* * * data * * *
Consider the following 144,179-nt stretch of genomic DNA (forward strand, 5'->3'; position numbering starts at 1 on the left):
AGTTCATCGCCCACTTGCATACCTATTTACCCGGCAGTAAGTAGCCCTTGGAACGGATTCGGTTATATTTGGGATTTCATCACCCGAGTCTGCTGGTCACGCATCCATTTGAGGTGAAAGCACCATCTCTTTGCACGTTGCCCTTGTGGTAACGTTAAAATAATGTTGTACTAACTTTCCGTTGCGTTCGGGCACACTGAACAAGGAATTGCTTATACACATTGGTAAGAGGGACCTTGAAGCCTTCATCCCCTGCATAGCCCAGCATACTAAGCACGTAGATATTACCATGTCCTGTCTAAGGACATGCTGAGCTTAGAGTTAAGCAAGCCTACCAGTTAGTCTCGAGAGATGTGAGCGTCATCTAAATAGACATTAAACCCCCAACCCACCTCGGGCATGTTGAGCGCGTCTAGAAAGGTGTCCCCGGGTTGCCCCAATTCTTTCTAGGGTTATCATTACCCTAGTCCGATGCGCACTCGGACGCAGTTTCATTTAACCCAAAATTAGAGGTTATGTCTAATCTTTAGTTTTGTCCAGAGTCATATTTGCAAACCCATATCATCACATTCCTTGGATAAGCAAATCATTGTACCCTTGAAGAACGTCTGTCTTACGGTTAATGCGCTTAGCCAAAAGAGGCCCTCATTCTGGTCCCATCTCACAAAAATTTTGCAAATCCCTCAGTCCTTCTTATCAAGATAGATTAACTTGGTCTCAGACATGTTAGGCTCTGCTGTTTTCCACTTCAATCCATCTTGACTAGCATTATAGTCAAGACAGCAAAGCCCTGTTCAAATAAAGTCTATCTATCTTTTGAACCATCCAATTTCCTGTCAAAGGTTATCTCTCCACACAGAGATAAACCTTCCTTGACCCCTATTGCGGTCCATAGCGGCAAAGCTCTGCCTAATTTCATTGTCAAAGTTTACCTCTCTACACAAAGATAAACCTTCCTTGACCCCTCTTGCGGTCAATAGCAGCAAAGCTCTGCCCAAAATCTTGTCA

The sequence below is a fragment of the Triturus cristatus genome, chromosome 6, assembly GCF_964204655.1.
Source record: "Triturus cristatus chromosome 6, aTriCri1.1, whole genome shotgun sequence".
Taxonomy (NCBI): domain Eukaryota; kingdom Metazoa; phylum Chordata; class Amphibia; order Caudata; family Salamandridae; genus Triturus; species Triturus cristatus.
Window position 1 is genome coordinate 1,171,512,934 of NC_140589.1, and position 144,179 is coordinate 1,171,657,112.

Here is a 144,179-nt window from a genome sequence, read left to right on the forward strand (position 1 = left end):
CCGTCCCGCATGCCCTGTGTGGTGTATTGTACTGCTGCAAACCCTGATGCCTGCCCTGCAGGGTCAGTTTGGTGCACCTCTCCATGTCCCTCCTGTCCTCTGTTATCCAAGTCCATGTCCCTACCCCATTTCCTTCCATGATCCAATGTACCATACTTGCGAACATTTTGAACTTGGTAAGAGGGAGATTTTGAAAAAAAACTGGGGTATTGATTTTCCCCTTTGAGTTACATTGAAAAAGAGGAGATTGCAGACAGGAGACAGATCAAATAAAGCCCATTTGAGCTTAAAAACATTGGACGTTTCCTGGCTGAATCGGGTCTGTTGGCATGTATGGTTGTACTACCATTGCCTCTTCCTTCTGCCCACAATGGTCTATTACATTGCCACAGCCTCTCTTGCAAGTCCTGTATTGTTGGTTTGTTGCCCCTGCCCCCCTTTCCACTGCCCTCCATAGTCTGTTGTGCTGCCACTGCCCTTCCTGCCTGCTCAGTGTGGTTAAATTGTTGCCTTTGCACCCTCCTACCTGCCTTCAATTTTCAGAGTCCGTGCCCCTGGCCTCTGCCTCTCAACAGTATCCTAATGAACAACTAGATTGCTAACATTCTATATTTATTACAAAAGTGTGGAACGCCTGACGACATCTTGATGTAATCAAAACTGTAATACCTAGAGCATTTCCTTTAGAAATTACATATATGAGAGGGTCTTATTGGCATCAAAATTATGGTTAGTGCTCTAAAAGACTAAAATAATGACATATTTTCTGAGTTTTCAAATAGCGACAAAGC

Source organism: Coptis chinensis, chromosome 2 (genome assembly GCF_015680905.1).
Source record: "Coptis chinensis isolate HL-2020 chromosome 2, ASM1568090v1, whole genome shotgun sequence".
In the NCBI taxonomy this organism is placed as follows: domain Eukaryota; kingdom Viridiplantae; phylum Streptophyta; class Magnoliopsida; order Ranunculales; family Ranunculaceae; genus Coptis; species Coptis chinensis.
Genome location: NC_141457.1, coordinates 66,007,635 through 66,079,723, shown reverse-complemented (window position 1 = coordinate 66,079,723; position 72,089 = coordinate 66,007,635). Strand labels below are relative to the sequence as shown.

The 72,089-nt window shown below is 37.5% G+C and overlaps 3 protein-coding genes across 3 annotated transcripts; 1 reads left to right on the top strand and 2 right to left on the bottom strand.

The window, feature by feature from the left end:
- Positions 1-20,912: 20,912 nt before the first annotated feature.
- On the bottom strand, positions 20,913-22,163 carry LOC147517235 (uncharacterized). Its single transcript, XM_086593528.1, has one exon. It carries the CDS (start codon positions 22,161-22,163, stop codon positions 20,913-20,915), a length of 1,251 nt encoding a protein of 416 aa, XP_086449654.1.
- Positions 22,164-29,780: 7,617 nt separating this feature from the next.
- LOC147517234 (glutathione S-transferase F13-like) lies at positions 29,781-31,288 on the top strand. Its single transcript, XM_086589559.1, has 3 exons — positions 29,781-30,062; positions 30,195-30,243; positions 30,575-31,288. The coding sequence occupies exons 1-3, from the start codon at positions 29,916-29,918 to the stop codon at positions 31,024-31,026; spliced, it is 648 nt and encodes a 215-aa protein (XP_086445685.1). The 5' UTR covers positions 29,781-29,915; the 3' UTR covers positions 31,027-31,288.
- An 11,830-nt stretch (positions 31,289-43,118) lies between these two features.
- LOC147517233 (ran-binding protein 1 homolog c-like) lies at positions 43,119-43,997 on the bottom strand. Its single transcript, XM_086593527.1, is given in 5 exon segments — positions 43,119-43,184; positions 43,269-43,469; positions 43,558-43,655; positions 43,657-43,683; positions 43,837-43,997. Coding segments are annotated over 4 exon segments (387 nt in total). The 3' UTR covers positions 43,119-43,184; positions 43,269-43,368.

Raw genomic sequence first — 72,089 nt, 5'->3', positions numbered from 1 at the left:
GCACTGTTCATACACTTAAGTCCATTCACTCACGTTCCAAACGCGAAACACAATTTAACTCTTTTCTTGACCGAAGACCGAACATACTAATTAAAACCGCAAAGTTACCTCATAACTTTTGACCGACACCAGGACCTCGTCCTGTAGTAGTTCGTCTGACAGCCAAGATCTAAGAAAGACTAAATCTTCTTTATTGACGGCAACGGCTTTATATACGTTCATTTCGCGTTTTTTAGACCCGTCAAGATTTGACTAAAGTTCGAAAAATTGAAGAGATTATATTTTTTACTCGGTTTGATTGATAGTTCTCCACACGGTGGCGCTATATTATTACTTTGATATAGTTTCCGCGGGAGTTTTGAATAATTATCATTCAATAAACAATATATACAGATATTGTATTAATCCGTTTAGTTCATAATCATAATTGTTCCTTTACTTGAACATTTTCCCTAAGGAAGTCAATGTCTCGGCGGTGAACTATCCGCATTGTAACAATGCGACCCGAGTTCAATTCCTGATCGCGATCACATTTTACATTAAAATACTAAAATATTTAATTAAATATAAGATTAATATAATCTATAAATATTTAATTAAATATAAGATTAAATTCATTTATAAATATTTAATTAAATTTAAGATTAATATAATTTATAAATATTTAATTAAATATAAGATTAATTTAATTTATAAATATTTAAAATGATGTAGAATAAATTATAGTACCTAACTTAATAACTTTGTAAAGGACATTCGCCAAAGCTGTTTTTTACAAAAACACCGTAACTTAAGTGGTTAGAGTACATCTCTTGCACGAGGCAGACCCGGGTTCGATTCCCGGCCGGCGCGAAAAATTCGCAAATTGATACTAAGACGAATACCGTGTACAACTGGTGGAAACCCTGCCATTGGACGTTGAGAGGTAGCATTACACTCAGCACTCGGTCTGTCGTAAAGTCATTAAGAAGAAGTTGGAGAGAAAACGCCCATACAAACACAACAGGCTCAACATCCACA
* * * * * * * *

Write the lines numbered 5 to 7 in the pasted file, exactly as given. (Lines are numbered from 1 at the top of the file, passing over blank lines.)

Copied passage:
Taxonomy (NCBI): domain Eukaryota; kingdom Metazoa; phylum Chordata; class Amphibia; order Caudata; family Salamandridae; genus Triturus; species Triturus cristatus.
Window position 1 is genome coordinate 1,171,512,934 of NC_140589.1, and position 144,179 is coordinate 1,171,657,112.

Here is a 144,179-nt window from a genome sequence, read left to right on the forward strand (position 1 = left end):